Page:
3D Print First Layer Problems Explained (And How To Fix Them)
At 3DSourced we’ve covered everything 3D printing and 3D since 2017. Our team has interviewed the most innovative 3D printing experts, tested and reviewed more than 20 of the most popular 3D printers and 3D scanners to give our honest recommendations, and written more than 500 3D printing guides over the last 5 years.
Your 3D print’s first layer is probably the most important layer — and most common 3D printing problems stem from a poor first layer, so it’s essential to provide proper adhesion to the build plate.
There are a variety of factors that can affect your 3D printer’s first layer failure, and in this article we’ve listed every potential issue, with exactly how to fix each one.
- What are the Most Common Causes of First Layer Problems?
- What Causes a Rough First Layer?
- 1. Nozzle too close to the bed
- 2. Nozzle too far away from the print bed
- 3. Print Not Sticking To Bed
- 4. Use The Right Bed Adhesion
- 5. Slow down first layer speed
- 6. Use Brims and Rafts
- 7. Check You Have the Right Temperature Settings
- First Layer 3D Printing Tips for Specific 3D Printers
- How Do You Improve the First Layer of a 3D Print?
- What Should a First Layer Look Like in 3D Printing?
- What Causes Ripples in the First Layer of a 3D Print?
- What Is the First Layer of a 3D Print?
- How Thick Should the First 3D Print Layer Be?
- How to Slow Down the First Layer in a 3D Print?
- How Do You Make the First Layer of a 3D Printer Stick?
What are the Most Common Causes of First Layer Problems?
Here’s a breakdown of the most common culprits behind the problem, why it happens, and how to fix:
What Causes a Rough First Layer?
A rough first layer is caused when the printer’s nozzle is positioned too close to the print bed, catching on previous deposited filament and creating unsightly and uneven peaks, ripples, and mounds of filament that affect the overall quality of a print.
Start as you intend to go on, as the saying goes. Left unchecked, the problem can manifest in later layers, which in term may spoil the finish of the parts outer walls/shell. You want to aim for as even and uniform a first layer as possible.
1. Nozzle too close to the bed
Signs that your nozzle might be too close to the bed:
- The printed line is way thinner than desired. It might get so thin that it turns transparent.
- Excess filament is squished upwards at the edges of the current printing line creating a rough surface and wavy patterns. (You can feel the roughness when touching it carefully even during the print.)
- Filament is getting torn off the bed when the next neighboring line is printed.
- Finished prints are hard to remove from the print bed.
- If your nozzle is too close to the bed, there is not enough space to extrude the proper amount of filament. Excess filament is either squished upwards between individual printed lines or isn’t extruded at all, putting additional pressure in the hot end.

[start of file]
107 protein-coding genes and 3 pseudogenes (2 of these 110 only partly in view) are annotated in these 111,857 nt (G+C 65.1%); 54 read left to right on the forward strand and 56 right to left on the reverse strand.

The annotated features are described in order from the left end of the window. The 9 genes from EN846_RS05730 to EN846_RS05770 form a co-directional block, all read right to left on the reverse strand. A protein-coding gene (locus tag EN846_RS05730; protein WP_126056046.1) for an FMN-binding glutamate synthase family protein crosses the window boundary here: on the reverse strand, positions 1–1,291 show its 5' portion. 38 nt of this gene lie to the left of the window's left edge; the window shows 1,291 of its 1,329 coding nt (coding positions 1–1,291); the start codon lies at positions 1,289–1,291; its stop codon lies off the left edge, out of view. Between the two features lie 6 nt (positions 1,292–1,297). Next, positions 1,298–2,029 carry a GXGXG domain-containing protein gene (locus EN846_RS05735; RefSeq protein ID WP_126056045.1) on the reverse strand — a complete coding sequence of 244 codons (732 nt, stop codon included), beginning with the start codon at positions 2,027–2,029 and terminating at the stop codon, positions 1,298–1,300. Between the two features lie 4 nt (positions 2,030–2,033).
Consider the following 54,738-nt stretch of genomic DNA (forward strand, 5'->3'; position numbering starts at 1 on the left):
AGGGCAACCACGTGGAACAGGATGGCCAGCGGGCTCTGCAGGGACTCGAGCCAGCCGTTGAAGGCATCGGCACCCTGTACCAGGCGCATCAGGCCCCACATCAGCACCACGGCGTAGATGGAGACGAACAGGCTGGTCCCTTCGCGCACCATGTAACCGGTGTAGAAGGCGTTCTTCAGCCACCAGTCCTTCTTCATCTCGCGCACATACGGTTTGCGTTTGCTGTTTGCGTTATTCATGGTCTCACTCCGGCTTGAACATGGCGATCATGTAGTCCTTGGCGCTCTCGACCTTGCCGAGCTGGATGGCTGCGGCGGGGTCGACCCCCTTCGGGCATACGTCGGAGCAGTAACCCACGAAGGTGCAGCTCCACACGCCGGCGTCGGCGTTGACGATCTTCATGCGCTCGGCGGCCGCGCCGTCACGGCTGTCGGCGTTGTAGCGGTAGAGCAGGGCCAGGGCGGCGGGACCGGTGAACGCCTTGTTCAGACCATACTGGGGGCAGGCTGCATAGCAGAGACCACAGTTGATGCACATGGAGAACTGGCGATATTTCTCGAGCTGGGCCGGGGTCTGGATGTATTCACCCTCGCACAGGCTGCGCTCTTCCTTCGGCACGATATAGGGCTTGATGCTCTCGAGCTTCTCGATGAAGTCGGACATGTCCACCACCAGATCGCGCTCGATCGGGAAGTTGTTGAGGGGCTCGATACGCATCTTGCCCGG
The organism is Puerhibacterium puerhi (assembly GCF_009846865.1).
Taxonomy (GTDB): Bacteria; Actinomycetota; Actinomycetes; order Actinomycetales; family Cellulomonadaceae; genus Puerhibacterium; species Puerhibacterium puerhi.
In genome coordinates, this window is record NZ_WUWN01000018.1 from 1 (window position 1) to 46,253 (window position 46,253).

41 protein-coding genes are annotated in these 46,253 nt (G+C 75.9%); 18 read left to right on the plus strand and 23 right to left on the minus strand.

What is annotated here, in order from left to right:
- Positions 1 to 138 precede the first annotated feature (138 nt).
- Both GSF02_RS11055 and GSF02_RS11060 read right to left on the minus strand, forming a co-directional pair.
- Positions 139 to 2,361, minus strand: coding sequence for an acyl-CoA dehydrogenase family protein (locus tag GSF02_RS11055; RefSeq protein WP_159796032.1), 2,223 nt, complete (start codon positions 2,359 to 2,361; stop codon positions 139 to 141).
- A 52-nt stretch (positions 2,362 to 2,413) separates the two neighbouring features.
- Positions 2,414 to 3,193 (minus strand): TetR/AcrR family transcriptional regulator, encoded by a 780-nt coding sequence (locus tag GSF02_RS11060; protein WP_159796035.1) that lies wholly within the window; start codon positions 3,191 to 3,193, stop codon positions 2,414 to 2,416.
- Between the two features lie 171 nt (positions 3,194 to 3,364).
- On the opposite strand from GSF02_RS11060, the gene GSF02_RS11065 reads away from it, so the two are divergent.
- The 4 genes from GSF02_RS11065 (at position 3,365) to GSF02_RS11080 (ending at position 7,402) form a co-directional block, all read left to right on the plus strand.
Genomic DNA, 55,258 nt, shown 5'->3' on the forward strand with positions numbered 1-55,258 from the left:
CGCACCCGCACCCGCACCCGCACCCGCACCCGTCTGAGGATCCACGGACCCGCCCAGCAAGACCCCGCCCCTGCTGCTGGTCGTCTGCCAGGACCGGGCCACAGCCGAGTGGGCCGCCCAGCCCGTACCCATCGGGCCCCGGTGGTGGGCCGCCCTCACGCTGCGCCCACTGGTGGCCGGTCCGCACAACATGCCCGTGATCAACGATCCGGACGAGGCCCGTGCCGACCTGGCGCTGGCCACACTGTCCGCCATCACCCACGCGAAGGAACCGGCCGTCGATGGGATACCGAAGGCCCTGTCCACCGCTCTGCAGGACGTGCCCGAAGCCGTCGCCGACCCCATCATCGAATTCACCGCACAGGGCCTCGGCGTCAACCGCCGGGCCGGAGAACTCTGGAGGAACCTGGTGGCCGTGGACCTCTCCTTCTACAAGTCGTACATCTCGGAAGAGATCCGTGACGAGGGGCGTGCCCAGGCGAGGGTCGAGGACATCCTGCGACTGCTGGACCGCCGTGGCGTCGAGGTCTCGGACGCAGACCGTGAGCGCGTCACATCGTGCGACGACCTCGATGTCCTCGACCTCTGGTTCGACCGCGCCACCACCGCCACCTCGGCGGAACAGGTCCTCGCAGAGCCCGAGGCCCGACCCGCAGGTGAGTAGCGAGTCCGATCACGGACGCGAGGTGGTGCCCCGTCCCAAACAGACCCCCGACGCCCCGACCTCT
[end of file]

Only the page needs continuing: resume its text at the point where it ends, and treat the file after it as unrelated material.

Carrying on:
- Excess filament that gets squished to the sides and upwards might get torn off the bed on the next pass by the nozzle, destroying adhesion and making the top of your first layer very rough.
- Excess filament might also get picked up by the nozzle and could drip back on your print later. This is especially common for PETG.
- If filament backs up in the hot end because it can’t be extruded due to the nozzle being too close to the bed, your extruder might even get jammed and start clicking.
- Squishing your first layer too much into the bed can lead to prints that are almost impossible to remove from the build plate when printed. These prints can damage your bed when removed, too.
How to fix:
Firstly, ensure your bed is leveled correctly by either doing so manually, or better yet if the printer has it, run automatic bed leveling. After this, you’ll want to adjust the Z-offset, the distance between the nozzle and the print bed, the major concern when trying to eradicate a rough first layer.
We recommend the trusty old paper technique:
- Level the bed and return it to the home position of the Z-axis, then slide a standard piece of A4 printing paper between the nozzle and bed.
- Lower the Z-offset progressively (either in slicer, on the printer interface, or using G-code commands) until the paper is trapped under the nozzle.
- Raise the Z-offset until you only feel a slight resistance as you slide the paper back and forth under the nozzle.
- Once this is done, download an STL for a Z-offset calibration test. Thingiverse is packed with them, so take your pick, but we recommend Thingiverse creator zekettek’s version.
As the test runs, you can make minor adjustments to the Z-offset on the fly, until you’re getting smooth, even print lines.
Remember there’s a fine line between having the nozzle too close and too far from the bed, so don’t raise the Z-offset too high or you’ll open the door to a whole host of other issues linked to first-layer adhesion.
2. Nozzle too far away from the print bed
Signs that your nozzle might be too far away from the bed: